Eric Risberg/APRory McIlroy and Paul Casey will finish the WGC-Cadillac match play Sunday after the final round was delayed because of darkness.

Eric Risberg/APRory McIlroy and Paul Casey will finish the WGC-Cadillac match play Sunday after the final round was delayed because of darkness.

Spander: Suns sets on WGC Cadillac field

Mother Nature won this one. The people running the WGC-Cadillac match play tried to beat the setting of the sun, and in the end neither Rory McIlroy nor Paul Casey could — or beat each other.

The quarter-final between McIlroy and Casey at Harding Park was suspended after 20 holes Saturday, three of them extra, because of darkness, with the match all square at 8:03 p.m. — or two minutes after sunset.

They were the final group off the tee an absurd 4 o’clock, because of television, as in The Golf Channel and NBC, wanted as large a prime time audience as it could get, and also because the golf followed the Kentucky Derby on NBC.

So, McIlroy, No. 1 in the world rankings, and Casey, the Englishman who played at Arizona State, must come back this morning, at 6:45 a.m., to continue a match Casey led two up after seven holes and one up after 16.

The winner plays Jim Furyk, who beat Louis Oosthuizen, 4 and 2. In the other semi, Danny Willett, an Englishman, meets Gary Woodland, whose dream was to play basketball for Kansas. Willett beat countryman Tommy Fleetwood, 4 and 3, while Woodland was a 5 and 3 winner over Australian John Senden.

Everyone wondered if McIlroy could make good on his plan to catch a private jet after the quarters, zip to Las Vegas and make it ringside the Mayweather-Pacquiao fight. Heck, McIlroy never had a chance to get to the airport. It was guaranteed, as soon as he came up with the idea, he would be stuck in a match that wouldn’t end.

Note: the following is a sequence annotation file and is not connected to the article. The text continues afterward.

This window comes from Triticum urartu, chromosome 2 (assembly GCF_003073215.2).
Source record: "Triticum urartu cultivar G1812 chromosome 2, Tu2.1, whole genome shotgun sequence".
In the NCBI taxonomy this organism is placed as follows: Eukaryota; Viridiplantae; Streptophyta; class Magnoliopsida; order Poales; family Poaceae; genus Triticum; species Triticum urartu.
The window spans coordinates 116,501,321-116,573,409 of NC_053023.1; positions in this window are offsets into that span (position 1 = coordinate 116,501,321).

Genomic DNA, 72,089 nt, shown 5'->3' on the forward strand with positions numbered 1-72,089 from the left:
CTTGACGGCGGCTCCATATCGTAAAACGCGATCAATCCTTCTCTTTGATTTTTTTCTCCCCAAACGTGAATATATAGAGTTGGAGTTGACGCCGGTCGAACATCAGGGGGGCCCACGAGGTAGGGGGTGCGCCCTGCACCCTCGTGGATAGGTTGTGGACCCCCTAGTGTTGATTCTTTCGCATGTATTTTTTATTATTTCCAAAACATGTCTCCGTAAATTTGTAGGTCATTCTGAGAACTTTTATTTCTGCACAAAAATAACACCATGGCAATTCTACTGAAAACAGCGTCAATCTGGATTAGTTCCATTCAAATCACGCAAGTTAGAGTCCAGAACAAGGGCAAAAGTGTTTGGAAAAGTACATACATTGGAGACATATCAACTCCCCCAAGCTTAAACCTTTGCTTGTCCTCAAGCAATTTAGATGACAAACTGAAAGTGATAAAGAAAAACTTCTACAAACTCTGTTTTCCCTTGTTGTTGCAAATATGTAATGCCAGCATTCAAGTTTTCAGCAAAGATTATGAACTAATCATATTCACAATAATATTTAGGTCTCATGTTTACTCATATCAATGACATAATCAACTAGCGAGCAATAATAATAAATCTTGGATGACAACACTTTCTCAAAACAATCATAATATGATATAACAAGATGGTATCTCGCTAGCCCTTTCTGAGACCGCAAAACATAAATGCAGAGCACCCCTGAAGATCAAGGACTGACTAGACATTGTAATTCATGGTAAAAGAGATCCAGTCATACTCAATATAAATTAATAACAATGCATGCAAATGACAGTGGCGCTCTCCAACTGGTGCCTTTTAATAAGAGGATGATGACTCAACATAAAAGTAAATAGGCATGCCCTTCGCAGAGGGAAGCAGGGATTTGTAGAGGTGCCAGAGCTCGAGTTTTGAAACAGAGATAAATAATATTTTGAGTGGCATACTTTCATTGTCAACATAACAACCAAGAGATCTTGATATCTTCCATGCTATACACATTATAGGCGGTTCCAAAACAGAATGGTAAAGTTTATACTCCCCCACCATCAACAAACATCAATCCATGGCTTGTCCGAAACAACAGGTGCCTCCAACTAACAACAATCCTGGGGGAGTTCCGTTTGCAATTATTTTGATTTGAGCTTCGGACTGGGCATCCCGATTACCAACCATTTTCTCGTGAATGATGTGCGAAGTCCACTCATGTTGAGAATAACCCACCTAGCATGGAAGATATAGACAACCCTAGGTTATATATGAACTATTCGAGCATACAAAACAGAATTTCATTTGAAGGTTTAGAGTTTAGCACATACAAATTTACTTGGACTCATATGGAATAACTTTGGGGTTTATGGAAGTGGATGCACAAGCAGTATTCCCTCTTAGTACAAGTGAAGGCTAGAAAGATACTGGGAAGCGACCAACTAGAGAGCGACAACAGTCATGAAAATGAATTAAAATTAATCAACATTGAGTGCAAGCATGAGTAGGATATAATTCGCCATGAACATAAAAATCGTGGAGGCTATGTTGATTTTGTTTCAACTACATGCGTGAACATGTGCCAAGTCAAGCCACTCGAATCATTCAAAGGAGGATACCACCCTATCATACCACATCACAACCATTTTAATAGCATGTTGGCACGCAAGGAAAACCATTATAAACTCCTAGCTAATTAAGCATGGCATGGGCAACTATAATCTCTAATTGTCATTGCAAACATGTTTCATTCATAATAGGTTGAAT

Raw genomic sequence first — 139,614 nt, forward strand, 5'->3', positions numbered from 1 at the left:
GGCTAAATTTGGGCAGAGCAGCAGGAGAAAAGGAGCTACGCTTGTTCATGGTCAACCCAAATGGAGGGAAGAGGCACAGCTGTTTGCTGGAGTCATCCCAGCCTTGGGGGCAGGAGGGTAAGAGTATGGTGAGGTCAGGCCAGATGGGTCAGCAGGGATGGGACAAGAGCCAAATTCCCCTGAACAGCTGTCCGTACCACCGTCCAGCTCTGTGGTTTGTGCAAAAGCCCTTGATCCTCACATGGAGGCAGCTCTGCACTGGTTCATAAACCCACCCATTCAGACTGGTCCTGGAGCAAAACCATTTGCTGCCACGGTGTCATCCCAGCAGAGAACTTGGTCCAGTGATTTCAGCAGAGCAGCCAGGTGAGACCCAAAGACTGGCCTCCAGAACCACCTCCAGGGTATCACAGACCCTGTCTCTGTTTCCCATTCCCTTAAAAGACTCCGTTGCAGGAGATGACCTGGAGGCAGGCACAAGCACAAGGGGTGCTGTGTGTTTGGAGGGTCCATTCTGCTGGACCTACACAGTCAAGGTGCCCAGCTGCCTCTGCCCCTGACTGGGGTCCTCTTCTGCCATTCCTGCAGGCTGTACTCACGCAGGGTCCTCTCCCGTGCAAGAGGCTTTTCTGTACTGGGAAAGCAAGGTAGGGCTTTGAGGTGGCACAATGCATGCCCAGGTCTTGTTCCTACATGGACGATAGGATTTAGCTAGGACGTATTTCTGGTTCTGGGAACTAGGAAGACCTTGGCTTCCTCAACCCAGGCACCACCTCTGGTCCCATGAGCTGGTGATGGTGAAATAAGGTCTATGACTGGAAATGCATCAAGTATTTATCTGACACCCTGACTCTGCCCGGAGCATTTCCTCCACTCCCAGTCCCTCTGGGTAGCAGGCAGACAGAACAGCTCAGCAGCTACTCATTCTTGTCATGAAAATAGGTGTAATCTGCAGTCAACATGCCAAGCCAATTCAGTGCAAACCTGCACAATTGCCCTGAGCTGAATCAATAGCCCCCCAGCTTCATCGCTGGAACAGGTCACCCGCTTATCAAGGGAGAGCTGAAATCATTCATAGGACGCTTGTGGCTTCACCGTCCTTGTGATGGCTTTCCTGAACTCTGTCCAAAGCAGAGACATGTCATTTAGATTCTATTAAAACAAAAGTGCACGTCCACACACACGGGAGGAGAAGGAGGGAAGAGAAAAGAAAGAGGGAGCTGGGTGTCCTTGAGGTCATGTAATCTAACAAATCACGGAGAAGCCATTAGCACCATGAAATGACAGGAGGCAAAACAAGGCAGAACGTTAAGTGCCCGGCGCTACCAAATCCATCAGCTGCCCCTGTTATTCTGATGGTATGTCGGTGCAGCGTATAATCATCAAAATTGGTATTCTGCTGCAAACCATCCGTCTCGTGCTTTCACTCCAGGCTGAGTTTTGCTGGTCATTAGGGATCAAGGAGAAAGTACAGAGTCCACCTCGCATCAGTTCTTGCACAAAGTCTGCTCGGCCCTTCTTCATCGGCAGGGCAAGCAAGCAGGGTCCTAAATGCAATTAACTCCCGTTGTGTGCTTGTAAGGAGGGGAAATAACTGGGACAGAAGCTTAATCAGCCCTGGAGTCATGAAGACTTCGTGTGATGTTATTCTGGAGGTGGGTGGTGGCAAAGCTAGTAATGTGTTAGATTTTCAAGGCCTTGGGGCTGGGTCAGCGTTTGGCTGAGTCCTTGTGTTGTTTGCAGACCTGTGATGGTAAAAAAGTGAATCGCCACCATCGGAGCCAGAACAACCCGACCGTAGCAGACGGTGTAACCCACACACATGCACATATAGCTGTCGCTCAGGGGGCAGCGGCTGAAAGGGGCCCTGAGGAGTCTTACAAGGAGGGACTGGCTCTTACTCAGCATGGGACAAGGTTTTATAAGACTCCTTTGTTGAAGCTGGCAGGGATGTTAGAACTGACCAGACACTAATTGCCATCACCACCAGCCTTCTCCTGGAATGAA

Not that both McIlroy, who turns 26 Monday, and Casey didn’t try. Their birdie putt attempts the last couple of extra holes came within inches. McIlroy, the Northern Irishman who won the British Open and PGA last year, was a match play finalist in 2012, Casey a finalist in both 2009 and 2010.

“I dodged a couple of bullets,” Casey said about McIlroy’s putts on the extra holes. “But the beautiful thing is we get to hit the reset button (today).”

McIlroy said it was getting so difficult to see he couldn’t read the greens.

“It was questionable even playing this (20th) hole,” said McIlroy. “But we wanted to try and get finished. I thought the match was pretty good.”

It would have been even better if it started an hour earlier.

The weather out by the Pacific was gray and cold. In other words, very predictable for the coast in May. The golf was unpredictable, not unusual for match play.

Eight of the top 10 players in the world — and 11 of the top 16 — did not make it through the three-day round robin and advance to Saturday’s fourth round. That group included last year’s champ, Jason Day.

“I don’t think there’s any other sport in the world where you get the top 64 guys,” said McIlroy, “and margins are so fine, are so small.”

Yes, Friday, McIlroy, two down with two to play to Billy Horschel, rallied to win on the 20th hole, and Lee Westwood, who’s 42, beat 21-year-old Jordan Spieth 2 up after they were level at the 17th tee.

But Saturday morning, only one of the eight matches, Louis Oosthuizen defeating Rickie Fowler, 1 up, went to the 18th hole. Otherwise, it went this way:

McIlroy defeated Hideki Matsuyama, 6 and 5; Casey defeated Charl Schwartzel, 3 and 1; Furyk defeated J.B. Holmes, 5 and 3; Willett defeated Westwood, 3 and 2; Fleetwood defeated Branden Grace, 2 and 1; Senden defeated Hunter Mahan, 2 and 1; and Woodland defeated Marc Leishman 2 and 1.

And unlike Friday, when Keegan Bradley and Miguel Angel Jimenez — and Bradley’s caddy Steven “Pepsi” Hale — got into a loud debate over whether Bradley had a proper drop off a cart path at the 18th hole, no one got mad this time. Except at his own game. Neither of those two made it to Saturday. The great Bobby Jones would have understood the confrontation.

Golf looks gentle, Jones said, “but it is nevertheless a game of considerable passion, either of the explosive type or that which burns inwardly and sears the soul.”

Bradley and Jimenez had their souls seared. They weren’t alone.

Art Spander has covered Bay Area sports since 1965 and also writes on Email him at

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